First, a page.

The same ease of input of the Standard Document mode applies to the simpler Standard Worksheet Mode which retains the input/output/text region worksheet structure. From the Help menu, a quick user tour now introduces these new features with a 10 minute tour and a Numerical and Symbolic Computation tour, while a Quick Reference now summarizes the features of the Standard Document and Worksheet interfaces. See the Maple examples and tips page and the worksheet cmdlist1.mw for an introduction to using Standard Maple.
One can still type into Standard Maple the same command lines written for Classic Maple in calculus/DEQ Maple supplement books and occasionally in calculus/DEQ textbooks, but combining them with the ease of entering 2d math expressions instead of the 1d expressions, or one can first click on the leftmost "Text" icon on the lower toolbar to switch temporarily to 1d math to enter literally type character for character what you see in Classic Maple syntax, and then select the whole input and use the Format Menu, Convert to 2d math input selection to convert automatically to the updated style.
Information about these extras in the Standard interface are accessible through the Help Menu, including details of how to create "Document" files instead of "worksheets" which look like MathCad worksheets where the mathematics and text are combined like a report. And all of the tutorial commands which invoke Java windows to interactively evaluate mathematical calculations are accessible from the new TOOLS menu. The default entry of the Standard Interface is Document mode, but clicking on the |> icon for the Maple prompt seems to convert it to Worksheet mode at a given point, or you can use the menu Open > Worksheet Mode selection to start out in this mode, which separates input and output, while document mode allows you to run all your calculations one after the other from left to right. [You can also "Expand" a Document Block using the View menu to see its hidden operations.]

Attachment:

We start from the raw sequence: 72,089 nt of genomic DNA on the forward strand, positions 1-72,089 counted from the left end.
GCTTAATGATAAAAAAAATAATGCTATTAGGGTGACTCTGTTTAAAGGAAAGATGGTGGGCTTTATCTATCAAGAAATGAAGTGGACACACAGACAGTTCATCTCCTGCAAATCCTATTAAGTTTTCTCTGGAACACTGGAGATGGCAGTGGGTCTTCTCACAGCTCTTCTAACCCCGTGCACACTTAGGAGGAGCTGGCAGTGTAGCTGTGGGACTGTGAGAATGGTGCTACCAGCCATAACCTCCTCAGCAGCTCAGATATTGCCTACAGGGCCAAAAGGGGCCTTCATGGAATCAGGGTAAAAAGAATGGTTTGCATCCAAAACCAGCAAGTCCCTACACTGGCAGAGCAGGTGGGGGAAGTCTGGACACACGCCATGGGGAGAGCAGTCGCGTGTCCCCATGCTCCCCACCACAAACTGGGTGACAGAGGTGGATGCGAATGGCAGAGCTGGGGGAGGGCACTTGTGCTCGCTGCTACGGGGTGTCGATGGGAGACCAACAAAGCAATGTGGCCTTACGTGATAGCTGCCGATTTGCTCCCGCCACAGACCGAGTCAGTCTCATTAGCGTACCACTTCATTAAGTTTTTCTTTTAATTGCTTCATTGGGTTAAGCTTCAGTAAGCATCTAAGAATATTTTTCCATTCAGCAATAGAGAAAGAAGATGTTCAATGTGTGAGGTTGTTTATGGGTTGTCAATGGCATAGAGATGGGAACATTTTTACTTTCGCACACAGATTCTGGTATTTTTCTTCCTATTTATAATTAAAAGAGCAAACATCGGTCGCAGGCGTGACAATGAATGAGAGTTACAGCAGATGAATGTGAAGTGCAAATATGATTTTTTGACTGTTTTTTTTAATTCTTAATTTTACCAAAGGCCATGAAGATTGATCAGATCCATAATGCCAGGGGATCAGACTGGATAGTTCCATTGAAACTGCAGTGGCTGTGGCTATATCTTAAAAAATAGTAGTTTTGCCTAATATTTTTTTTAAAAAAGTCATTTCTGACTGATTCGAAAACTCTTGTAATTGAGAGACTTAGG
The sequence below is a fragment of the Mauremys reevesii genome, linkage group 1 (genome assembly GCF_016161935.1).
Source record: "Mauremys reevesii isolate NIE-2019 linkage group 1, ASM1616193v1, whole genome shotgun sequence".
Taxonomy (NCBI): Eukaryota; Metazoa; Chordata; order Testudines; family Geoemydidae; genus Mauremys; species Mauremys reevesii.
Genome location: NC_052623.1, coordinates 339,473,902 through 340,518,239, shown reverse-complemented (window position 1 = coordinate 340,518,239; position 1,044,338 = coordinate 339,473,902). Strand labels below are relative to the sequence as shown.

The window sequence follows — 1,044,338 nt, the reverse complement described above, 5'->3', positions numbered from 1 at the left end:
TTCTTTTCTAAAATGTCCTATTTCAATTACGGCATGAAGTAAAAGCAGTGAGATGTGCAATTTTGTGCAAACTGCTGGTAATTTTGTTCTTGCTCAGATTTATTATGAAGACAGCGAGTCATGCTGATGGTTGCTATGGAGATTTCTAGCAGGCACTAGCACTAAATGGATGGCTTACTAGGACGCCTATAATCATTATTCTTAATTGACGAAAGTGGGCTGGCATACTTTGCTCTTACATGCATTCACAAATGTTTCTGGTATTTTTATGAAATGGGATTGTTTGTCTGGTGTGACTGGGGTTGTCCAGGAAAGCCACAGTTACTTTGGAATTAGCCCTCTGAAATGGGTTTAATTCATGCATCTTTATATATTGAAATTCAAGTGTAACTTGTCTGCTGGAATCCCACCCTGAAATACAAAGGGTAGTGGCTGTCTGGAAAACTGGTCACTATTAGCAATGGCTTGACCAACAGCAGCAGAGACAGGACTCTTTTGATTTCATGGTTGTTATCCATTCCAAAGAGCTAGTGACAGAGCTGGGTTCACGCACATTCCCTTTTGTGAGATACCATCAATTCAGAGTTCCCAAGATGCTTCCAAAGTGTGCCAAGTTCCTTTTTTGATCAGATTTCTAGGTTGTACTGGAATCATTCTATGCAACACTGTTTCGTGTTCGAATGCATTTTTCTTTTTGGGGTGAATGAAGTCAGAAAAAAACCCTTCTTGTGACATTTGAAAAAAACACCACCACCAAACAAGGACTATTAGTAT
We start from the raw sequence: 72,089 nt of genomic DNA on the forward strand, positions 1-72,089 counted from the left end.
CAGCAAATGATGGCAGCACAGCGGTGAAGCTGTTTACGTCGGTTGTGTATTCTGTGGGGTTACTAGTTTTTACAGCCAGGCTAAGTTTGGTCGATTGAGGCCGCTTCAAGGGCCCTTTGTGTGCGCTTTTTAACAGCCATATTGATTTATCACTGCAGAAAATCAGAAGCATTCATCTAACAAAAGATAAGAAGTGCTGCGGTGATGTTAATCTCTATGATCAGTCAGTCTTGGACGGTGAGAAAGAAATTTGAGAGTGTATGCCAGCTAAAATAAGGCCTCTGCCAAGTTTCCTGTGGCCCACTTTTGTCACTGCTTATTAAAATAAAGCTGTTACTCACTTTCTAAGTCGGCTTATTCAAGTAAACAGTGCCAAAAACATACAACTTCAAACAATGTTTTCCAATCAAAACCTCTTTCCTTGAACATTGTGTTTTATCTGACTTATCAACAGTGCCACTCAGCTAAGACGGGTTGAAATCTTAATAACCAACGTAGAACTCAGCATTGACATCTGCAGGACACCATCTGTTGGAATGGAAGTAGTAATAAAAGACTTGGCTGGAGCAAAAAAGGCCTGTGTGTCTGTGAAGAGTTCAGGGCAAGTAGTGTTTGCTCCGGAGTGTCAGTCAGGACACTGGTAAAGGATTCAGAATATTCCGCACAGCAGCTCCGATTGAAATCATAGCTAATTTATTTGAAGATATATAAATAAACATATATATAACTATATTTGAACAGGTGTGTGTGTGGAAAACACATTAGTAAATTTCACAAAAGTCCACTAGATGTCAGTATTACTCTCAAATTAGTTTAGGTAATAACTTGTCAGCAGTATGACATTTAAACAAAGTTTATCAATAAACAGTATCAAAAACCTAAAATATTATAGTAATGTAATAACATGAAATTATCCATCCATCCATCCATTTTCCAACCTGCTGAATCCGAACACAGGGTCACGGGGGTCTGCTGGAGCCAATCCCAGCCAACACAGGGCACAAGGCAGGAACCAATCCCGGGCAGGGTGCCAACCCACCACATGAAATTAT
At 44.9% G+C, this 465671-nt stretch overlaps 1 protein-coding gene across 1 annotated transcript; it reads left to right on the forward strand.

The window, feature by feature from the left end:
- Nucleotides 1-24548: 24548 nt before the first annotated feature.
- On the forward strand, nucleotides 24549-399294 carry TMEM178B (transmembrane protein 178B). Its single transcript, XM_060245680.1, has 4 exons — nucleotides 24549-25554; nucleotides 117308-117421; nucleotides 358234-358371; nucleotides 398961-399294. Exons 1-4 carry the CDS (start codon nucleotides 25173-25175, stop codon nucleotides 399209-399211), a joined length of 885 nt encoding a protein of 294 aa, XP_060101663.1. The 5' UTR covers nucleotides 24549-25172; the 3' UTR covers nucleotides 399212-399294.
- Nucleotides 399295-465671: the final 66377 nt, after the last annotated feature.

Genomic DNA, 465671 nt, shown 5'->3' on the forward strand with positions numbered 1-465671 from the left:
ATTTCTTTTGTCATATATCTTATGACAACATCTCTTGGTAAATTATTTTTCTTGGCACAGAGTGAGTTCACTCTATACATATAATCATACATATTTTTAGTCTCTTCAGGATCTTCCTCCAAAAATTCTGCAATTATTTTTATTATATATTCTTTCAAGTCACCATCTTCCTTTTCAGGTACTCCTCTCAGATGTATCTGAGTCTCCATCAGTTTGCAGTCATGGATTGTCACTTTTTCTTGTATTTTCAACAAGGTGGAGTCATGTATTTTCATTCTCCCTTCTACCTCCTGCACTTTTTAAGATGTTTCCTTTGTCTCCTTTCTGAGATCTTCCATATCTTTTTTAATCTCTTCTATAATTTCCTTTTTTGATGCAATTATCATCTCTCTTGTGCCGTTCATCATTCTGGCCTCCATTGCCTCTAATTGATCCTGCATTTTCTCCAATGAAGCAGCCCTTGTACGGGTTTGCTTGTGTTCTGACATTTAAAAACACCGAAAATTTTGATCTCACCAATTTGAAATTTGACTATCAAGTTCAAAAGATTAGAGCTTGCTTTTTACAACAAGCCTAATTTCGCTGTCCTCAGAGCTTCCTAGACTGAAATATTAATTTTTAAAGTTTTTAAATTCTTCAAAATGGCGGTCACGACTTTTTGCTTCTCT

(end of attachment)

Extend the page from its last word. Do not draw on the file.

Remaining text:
The one obvious downside of the Standard Interface is that it can take about 15 seconds to load the program due to preloading of Java stuff, even when you have a single user copy on your own machine, but this is a small price to pay for the increased power available to the user. Citrix and network delivery of Maple can occasionally lead to temporary multiuser competition for server resources making this startup time even longer, but this has improved considerably. These properties will become clearer with experience.
Both instructors and students alike need to be aware of these two interfaces since the Citrix, UNIT public site and Mendel computer classroom delivery offers both versions.
For some of you, the Maple Student Help Center might prove useful. It offers on-line help: "Get real answers from real people" "within hours" for homework problems by posting your questions on the on-line Forum. Free registration at Maple Primes is required for access.